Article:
Blog

Visit

This blog features posts from members of the Foundation's Research + Archives Team and guest contributors who share their expertise and insight on a variety of subjects related to the Garden of the Phoenix, including Garden updates, research and previews of content that is being collected for the Garden's archives.

  • The Story of the Ranma Panels, Part II: 2005-today

    When I first came to The Art Institute of Chicago, I had the chance to view the two ranma panels that we owned. They were in our outside storage facility, and it took the coordination of a group of several staff members made up of conservators, registrars, and art handlers just to go out there and remove them at least partially from their crates to see what state they were in.
  • The Story of the Ranma Panels - Part I: 1893-2005

    ​On permanent display at The Art Institute of Chicago are four exquisitely carved ranma, wooden architectural transoms, from the Hōōden (Phoenix Pavilion). Recognized as icons of both Chicago history and Japanese art, each panel depicts multi-colored birds with long feathers frolicking gracefully among blossoming paulownia trees that glisten with hints of gold.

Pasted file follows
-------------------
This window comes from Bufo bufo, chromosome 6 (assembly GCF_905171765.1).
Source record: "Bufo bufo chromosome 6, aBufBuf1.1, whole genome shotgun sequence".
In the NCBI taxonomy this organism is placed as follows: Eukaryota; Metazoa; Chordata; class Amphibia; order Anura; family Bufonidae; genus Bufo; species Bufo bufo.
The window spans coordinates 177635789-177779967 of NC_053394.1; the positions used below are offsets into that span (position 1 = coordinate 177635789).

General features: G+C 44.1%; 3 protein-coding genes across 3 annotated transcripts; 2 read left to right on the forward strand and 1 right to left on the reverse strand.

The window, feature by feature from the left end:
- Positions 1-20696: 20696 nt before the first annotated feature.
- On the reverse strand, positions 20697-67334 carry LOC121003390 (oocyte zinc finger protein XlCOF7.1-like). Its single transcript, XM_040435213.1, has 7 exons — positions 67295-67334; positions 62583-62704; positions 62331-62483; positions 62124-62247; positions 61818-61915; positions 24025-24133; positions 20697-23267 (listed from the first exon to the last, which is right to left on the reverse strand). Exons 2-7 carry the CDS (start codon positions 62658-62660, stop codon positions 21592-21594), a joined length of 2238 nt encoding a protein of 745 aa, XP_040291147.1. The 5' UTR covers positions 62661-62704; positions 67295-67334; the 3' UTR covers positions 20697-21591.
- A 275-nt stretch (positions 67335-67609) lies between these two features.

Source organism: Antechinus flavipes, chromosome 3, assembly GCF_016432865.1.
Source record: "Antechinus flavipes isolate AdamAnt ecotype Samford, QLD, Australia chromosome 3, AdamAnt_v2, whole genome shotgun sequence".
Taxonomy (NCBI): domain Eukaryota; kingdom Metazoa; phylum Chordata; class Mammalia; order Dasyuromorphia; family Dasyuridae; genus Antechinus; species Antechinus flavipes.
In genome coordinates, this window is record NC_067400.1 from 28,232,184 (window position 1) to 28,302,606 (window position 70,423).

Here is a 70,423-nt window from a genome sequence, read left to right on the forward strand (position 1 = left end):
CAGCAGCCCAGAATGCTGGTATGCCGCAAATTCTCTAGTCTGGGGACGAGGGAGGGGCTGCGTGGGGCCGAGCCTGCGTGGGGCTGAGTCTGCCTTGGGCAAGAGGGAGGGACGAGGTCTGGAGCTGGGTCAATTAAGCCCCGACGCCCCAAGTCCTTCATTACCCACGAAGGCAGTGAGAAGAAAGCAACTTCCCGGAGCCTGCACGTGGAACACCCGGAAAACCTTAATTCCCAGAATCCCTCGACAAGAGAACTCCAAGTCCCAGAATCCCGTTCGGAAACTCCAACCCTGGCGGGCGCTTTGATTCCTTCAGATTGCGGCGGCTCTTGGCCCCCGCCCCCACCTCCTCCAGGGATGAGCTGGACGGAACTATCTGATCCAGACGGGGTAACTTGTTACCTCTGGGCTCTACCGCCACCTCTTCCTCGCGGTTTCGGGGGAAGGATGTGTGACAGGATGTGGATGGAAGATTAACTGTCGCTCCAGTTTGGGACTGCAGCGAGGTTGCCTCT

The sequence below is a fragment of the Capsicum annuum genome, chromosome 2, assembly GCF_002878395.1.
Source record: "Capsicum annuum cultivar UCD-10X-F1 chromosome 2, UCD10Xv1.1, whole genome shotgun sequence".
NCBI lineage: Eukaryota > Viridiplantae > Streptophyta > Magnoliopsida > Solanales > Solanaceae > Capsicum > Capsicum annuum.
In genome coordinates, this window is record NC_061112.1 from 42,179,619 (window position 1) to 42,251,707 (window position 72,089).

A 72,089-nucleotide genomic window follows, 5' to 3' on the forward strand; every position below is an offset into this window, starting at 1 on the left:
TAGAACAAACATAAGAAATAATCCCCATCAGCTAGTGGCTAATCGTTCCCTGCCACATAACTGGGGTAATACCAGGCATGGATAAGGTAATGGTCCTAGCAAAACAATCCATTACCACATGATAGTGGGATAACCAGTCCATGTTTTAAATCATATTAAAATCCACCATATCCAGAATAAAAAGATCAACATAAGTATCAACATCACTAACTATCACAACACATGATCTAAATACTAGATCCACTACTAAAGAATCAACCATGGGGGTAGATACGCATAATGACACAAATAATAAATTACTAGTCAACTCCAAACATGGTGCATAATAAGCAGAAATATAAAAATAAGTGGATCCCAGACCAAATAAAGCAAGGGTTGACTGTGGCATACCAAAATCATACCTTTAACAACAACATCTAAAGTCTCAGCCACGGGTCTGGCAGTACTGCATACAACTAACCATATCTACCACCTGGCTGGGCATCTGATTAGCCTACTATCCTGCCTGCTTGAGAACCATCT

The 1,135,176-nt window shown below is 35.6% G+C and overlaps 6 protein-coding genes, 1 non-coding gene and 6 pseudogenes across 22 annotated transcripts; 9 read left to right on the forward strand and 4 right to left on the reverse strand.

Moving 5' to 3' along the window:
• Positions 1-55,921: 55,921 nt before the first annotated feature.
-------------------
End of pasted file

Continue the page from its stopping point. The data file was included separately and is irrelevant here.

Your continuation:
• Three Eras of Japanese Art

    Although it looked like one unified building from the outside, the three parts of the Hōōden (Phoenix Pavilion) were carefully conceived to showcase different historical eras of Japanese art. The interior structure and decoration of each room were done to match. This meant that as you moved through the Phoenix Pavilion, you could imagine yourself inside of a courtier’s residence, a shogun’s castle, and a medieval tearoom, all in the course of an afternoon. These were elegant period rooms to be sure, a veritable “theme park” of Japanese history.
  • July 1935 – The Opening of the Restored Phoenix Pavilion and Japanese Garden

    On July 14, 1935, the Chicago Park District and the Japanese Consul at Chicago conducted its final inspection of the restored Phoenix Pavilion and newly constructed Japanese garden. Present were George T. Donohue, General Superintendent of the Chicago Park District, and Kaora Hayashi, acting Consul at Chicago. Also present at the July 15 final inspection, among other invited guests, where Mr. Shoji Osata, concessioner for the new Japanese garden complex, and three young women in kimono: H. Yamaji, Martha Shintani, and Kiyomi Shintani.